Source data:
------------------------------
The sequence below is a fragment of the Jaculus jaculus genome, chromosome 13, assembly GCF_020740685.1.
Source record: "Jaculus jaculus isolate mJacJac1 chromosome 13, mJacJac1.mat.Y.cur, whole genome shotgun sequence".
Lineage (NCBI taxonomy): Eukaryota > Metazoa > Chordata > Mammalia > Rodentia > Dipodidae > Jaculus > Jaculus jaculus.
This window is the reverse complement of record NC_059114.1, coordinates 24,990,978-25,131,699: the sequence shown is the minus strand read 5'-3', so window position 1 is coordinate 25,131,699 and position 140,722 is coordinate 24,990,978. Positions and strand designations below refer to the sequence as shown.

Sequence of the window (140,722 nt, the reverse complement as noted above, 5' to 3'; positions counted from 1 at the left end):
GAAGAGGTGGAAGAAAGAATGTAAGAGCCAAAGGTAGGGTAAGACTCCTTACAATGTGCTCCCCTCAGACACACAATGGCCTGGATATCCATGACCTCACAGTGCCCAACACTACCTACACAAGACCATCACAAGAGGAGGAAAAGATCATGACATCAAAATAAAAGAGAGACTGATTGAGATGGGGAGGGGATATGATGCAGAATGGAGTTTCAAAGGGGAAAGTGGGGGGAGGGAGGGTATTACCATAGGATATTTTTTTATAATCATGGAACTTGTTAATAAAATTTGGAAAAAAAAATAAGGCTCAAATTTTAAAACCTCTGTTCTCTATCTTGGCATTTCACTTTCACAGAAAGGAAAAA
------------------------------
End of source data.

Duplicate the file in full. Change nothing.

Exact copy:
The sequence below is a fragment of the Jaculus jaculus genome, chromosome 13, assembly GCF_020740685.1.
Source record: "Jaculus jaculus isolate mJacJac1 chromosome 13, mJacJac1.mat.Y.cur, whole genome shotgun sequence".
Lineage (NCBI taxonomy): Eukaryota > Metazoa > Chordata > Mammalia > Rodentia > Dipodidae > Jaculus > Jaculus jaculus.
This window is the reverse complement of record NC_059114.1, coordinates 24,990,978-25,131,699: the sequence shown is the minus strand read 5'-3', so window position 1 is coordinate 25,131,699 and position 140,722 is coordinate 24,990,978. Positions and strand designations below refer to the sequence as shown.

Sequence of the window (140,722 nt, the reverse complement as noted above, 5' to 3'; positions counted from 1 at the left end):
GAAGAGGTGGAAGAAAGAATGTAAGAGCCAAAGGTAGGGTAAGACTCCTTACAATGTGCTCCCCTCAGACACACAATGGCCTGGATATCCATGACCTCACAGTGCCCAACACTACCTACACAAGACCATCACAAGAGGAGGAAAAGATCATGACATCAAAATAAAAGAGAGACTGATTGAGATGGGGAGGGGATATGATGCAGAATGGAGTTTCAAAGGGGAAAGTGGGGGGAGGGAGGGTATTACCATAGGATATTTTTTTATAATCATGGAACTTGTTAATAAAATTTGGAAAAAAAAATAAGGCTCAAATTTTAAAACCTCTGTTCTCTATCTTGGCATTTCACTTTCACAGAAAGGAAAAA